California Sister (Adelpha bredowii)

California Sister Butterfly
Wing span: 2 1/4 - 4 inches (5.7 - 10.1 cm).

Identification: Upperside is brownish black with an orange patch at the forewing apex. White median band across both wings is broken on the forewing.

Life history: Males perch and patrol all day for receptive females. Eggs are laid singly on leaf edges; caterpillars feed on mature leaves. Young caterpillars make a long perch by extending a leaf vein with dung and silk. Partially-grown caterpillars hibernate.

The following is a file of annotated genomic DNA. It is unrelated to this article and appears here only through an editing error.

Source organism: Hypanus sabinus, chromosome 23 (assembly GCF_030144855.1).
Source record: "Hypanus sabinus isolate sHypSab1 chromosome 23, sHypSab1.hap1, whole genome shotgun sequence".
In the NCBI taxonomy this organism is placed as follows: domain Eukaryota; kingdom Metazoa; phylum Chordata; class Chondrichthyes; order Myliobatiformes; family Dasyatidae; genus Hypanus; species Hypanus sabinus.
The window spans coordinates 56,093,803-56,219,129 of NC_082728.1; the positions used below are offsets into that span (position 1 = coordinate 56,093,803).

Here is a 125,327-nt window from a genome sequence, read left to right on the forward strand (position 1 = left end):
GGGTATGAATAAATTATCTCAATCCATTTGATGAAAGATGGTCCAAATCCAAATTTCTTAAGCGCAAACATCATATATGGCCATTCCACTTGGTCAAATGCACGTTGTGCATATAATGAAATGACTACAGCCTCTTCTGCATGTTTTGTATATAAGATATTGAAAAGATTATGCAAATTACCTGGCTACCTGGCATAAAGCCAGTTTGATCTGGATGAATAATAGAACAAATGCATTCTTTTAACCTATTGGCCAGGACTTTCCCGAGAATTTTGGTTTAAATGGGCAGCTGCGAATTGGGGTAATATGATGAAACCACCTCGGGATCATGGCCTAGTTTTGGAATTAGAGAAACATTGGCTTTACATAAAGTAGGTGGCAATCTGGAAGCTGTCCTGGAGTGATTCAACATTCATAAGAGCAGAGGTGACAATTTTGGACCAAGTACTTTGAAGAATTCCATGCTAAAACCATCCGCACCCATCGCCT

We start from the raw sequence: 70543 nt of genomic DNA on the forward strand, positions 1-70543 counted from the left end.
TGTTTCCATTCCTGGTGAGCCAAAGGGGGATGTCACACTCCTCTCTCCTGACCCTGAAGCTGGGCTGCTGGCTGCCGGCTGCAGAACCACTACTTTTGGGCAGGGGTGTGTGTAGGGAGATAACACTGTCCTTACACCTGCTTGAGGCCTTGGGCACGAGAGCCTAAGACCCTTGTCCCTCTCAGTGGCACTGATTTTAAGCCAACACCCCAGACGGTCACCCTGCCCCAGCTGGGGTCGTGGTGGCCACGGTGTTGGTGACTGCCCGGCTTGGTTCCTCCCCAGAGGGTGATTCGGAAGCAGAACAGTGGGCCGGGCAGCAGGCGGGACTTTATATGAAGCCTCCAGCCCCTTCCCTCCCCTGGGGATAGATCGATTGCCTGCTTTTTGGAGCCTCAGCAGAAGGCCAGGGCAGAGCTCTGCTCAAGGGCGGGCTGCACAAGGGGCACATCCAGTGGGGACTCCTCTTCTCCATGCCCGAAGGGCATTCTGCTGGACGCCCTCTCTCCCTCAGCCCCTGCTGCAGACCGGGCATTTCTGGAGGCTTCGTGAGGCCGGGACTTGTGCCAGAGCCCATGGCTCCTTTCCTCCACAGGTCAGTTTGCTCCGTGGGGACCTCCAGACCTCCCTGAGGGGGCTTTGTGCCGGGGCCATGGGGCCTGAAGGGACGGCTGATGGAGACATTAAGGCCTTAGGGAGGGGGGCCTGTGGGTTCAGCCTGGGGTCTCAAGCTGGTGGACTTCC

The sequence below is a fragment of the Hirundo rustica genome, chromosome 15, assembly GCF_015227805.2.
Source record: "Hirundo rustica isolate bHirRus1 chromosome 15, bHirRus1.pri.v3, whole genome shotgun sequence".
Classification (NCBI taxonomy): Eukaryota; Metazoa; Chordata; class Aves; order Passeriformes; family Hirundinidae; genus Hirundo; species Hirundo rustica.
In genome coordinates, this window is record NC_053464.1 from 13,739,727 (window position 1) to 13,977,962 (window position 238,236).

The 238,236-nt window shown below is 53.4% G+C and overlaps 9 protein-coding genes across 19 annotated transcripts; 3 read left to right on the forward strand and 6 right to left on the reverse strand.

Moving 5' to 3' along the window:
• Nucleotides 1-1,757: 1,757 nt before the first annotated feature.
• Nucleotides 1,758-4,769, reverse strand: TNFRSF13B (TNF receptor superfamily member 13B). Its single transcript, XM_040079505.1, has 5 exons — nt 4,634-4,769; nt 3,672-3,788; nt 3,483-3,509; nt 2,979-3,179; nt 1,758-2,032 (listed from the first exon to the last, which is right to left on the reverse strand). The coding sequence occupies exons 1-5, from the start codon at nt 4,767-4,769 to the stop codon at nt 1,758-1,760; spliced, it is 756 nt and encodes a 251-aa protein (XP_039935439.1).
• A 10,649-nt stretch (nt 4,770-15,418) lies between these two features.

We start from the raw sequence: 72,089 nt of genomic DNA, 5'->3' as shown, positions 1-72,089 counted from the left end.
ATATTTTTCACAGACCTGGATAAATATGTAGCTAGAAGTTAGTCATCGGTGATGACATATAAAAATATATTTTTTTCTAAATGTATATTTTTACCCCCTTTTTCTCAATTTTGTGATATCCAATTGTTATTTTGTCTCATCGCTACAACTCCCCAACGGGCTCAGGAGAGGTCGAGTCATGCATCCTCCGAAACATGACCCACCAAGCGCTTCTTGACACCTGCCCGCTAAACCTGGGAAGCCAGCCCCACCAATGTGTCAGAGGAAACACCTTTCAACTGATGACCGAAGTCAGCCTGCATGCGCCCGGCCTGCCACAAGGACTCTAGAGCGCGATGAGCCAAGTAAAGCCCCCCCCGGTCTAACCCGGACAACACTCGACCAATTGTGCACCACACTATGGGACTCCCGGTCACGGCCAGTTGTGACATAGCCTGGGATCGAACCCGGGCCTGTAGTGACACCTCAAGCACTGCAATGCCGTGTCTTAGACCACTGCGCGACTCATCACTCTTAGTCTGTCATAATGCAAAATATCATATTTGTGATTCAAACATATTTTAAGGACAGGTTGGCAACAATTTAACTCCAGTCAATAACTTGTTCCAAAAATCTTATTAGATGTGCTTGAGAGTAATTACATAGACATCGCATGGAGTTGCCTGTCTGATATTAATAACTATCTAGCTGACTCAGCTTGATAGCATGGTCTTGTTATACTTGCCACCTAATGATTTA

Flight: Two flights from May-September.

Caterpillar hosts: Leaves of oaks (Quercus) particularly live oaks.

Adult food: Rotting fruit, aphid honeydew, sometimes flower nectar such as California buckeye.

Habitat: Oak-covered hills, groves, and stream valleys.

Range: Southern Oregon east to Colorado, south to southern California, Arizona, South Texas, and Mexico.

Conservation: Not usually required.

Management needs: None reported.

The Nature Conservancy Global Rank: G4 - Apparently secure globally, though it might be quite rare in parts of its range, especially at the periphery.

Photographs and text copyright by and adapted from US Geological Survey's Butterflies of North America.